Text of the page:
Settling lawsuits has made Chicago a big target for lawsuits and it is time for city officials to fight back

Travis Akin Aug. 14, 2011, 4:47pm


Everyone has a daily routine. For some it is reaching for an early morning cup of coffee. For others, it might be going for a daily jog. Whatever the routine is everyone has something they do to get their day started.

For the City of Chicago, part of the daily routine is getting a notification about a new lawsuit filed against City Hall. In the last three years, Chicago has been hit with 900 lawsuits, which means City government is sued virtually every single day.

It has become painfully clear that the City of Chicago is perceived as an easy mark by some personal injury lawyers and has earned a reputation not as "The City That Works" but as "The City That Settles."

Illinois Lawsuit Abuse Watch (I-LAW), a grassroots, legal watchdog group recently released a study and found that the City of Chicago's notoriety as a target for lawsuits has cost the City a budget-busting $85 million for litigation in 2010 alone – millions that could have gone to hiring more police officers or teachers or avoiding layoffs of city workers.

The tens of millions spent fighting and settling lawsuits filed against the City is money that would be better spent on more worthwhile services, many of which are now being cut due to the City's budget deficit. Had the City of Chicago's $85 million expenditure on litigation costs in 2010 been available for other, more worthwhile services and programs, the City would have been able to hire 1,239 police officers; pay for 1,226 teachers; hire 1,119 new public health nurses; or plant 155,801 trees.

As Mayor Rahm Emanuel looks for ways to cut waste from the City's budget and plug the deficit, why not follow the lead taken two years ago by the Chicago Police Department (CPD)? The Chicago Police Department announced in 2009 a new policy of fighting, and no longer quickly settling, lawsuits filed against CPD – an aggressive, common-sense strategy that has actually worked!

According to a report the CPD submitted to the Chicago City Council, the number of lawsuits filed against CPD dropped 50 percent from 2009 to 2010, and in lawsuits involving payouts under $100,000, the City's liability costs were reduced by more than $7 million.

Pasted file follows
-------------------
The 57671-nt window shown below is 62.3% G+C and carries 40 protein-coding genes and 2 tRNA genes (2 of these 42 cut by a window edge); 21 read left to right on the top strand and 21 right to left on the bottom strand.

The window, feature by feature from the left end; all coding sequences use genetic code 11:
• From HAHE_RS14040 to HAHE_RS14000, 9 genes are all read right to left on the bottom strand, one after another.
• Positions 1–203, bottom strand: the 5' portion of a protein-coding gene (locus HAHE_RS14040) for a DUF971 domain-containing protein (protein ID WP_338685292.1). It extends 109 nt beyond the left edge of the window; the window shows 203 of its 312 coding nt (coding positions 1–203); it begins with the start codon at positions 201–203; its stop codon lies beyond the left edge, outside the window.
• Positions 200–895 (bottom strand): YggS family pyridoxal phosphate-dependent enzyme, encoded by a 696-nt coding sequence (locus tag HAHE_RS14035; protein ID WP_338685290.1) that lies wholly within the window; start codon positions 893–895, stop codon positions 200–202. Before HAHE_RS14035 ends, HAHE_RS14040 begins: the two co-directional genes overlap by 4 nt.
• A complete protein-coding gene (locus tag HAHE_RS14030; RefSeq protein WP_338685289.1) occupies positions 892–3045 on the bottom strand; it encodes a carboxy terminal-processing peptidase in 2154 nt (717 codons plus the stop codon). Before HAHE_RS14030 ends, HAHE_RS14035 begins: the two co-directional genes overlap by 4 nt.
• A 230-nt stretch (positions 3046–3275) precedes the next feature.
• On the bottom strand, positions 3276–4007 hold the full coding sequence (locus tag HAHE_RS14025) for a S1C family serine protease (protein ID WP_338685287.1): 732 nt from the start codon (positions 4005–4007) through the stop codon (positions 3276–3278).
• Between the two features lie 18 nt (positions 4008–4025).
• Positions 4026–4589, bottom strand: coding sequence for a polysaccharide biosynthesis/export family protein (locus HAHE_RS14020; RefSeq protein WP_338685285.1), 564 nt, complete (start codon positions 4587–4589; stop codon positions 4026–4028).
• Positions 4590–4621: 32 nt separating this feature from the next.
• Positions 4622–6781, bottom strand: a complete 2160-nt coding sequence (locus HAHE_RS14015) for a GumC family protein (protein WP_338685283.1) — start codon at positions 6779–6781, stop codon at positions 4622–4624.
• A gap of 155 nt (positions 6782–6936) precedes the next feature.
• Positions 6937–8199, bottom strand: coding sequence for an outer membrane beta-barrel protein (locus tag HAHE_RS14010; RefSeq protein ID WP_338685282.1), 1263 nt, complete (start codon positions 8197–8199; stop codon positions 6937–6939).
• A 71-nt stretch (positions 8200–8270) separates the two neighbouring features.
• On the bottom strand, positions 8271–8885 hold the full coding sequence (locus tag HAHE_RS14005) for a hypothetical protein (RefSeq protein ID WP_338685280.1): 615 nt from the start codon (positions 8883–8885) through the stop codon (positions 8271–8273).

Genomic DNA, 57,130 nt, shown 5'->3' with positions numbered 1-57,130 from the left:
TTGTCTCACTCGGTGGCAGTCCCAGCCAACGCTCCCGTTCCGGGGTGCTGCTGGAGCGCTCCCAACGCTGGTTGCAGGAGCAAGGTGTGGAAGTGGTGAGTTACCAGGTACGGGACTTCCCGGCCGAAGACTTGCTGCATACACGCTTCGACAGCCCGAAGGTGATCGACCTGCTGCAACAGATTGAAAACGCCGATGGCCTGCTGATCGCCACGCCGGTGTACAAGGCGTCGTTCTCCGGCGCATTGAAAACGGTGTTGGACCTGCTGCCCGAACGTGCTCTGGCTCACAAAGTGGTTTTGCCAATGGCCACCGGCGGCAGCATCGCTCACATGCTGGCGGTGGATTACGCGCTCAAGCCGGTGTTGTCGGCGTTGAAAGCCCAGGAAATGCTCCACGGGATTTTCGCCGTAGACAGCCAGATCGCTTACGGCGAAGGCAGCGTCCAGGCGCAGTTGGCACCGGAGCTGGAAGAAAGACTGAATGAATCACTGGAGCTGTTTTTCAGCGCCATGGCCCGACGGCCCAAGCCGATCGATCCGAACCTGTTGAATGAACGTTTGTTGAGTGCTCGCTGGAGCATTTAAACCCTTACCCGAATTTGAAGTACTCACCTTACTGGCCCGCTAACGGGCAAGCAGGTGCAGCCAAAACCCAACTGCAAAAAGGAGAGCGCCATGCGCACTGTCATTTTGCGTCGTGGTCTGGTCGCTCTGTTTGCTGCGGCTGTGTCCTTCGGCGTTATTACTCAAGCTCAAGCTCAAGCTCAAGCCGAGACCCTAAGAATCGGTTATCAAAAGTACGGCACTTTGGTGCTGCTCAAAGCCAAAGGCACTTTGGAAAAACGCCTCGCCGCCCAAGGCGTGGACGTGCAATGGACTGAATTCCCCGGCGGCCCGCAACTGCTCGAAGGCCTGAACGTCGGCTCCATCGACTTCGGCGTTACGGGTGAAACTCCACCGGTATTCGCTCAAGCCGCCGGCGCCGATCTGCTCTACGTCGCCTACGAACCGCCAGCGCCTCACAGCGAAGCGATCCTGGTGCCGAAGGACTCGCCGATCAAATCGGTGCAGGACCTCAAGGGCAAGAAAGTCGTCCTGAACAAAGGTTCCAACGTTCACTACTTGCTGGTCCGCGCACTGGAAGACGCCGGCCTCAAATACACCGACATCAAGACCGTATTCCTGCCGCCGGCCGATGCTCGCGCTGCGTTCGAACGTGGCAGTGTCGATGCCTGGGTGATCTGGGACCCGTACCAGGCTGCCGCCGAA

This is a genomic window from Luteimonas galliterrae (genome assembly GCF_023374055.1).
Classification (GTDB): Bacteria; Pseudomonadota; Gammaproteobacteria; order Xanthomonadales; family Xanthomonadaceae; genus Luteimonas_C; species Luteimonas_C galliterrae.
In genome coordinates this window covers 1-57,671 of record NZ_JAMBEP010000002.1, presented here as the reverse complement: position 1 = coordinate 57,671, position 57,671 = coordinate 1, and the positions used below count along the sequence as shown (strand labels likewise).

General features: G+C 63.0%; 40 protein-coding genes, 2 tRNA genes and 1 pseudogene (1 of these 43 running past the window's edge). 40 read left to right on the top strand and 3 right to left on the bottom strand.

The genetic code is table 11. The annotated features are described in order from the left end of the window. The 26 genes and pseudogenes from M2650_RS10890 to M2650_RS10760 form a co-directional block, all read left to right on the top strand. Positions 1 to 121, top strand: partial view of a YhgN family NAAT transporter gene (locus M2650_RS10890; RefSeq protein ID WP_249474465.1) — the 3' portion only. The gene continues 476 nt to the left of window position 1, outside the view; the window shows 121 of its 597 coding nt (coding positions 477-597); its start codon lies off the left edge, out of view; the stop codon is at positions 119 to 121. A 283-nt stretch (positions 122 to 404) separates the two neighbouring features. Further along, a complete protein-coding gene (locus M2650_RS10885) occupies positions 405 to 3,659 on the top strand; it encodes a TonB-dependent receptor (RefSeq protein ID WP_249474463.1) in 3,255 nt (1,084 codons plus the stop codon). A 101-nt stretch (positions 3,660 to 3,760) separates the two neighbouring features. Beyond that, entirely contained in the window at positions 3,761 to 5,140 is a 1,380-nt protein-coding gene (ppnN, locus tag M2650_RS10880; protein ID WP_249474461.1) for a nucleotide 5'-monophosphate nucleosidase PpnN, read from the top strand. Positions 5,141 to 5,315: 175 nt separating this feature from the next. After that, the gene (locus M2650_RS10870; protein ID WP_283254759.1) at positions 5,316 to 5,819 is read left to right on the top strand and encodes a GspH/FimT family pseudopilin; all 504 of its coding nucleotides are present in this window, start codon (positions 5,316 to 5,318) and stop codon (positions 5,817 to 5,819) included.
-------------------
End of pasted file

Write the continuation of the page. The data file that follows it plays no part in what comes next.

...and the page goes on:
The Police Department's decision to fight litigation has clearly helped save taxpayers money. Chicago could send a clear message to some personal injury lawyers and potential plaintiffs who are merely looking for 'jackpot justice' by demonstrating that lawsuits will be fought aggressively and not quickly settled. The longer the City fails to act on this important issue, the longer potential plaintiffs and aggressive personal injury lawyers will continue to target city taxpayers' pockets with frivolous lawsuits against the City.

The fact that the City of Chicago is sued so often should not be much of a surprise, because Cook County courts are notorious magnets for frivolous lawsuits and have a reputation as a "plaintiffs' paradise." A 2010 report from Harris Interactive ranked Cook County the worst local jurisdiction for legal fairness in the country. Cook County was also recently ranked as the nation's fifth-worst "Judicial Hellhole" in a 2010 report from the American Tort Reform Association.

To put the lawsuit numbers in Chicago in perspective, consider that the City of Naperville, which has a population of 141,853, spent $15,375 on judgments and settlements and outside counsel in 2010, while the City of Chicago, which has 18 times the population of Naperville, spent about 5,528 times what Naperville spent on litigation costs last year.

Businesses and individuals are targeted with harassing lawsuits all the time in Cook County courts, and the City of Chicago is clearly viewed as a deep-pocketed easy target. Certainly Mayor Rahm Emanuel should be applauded for aggressively trying to identify places where he can cut the budget, but with a new lawsuit coming in nearly each and every day on average, he should work quickly to shed the City's costly reputation as "The City That Settles."

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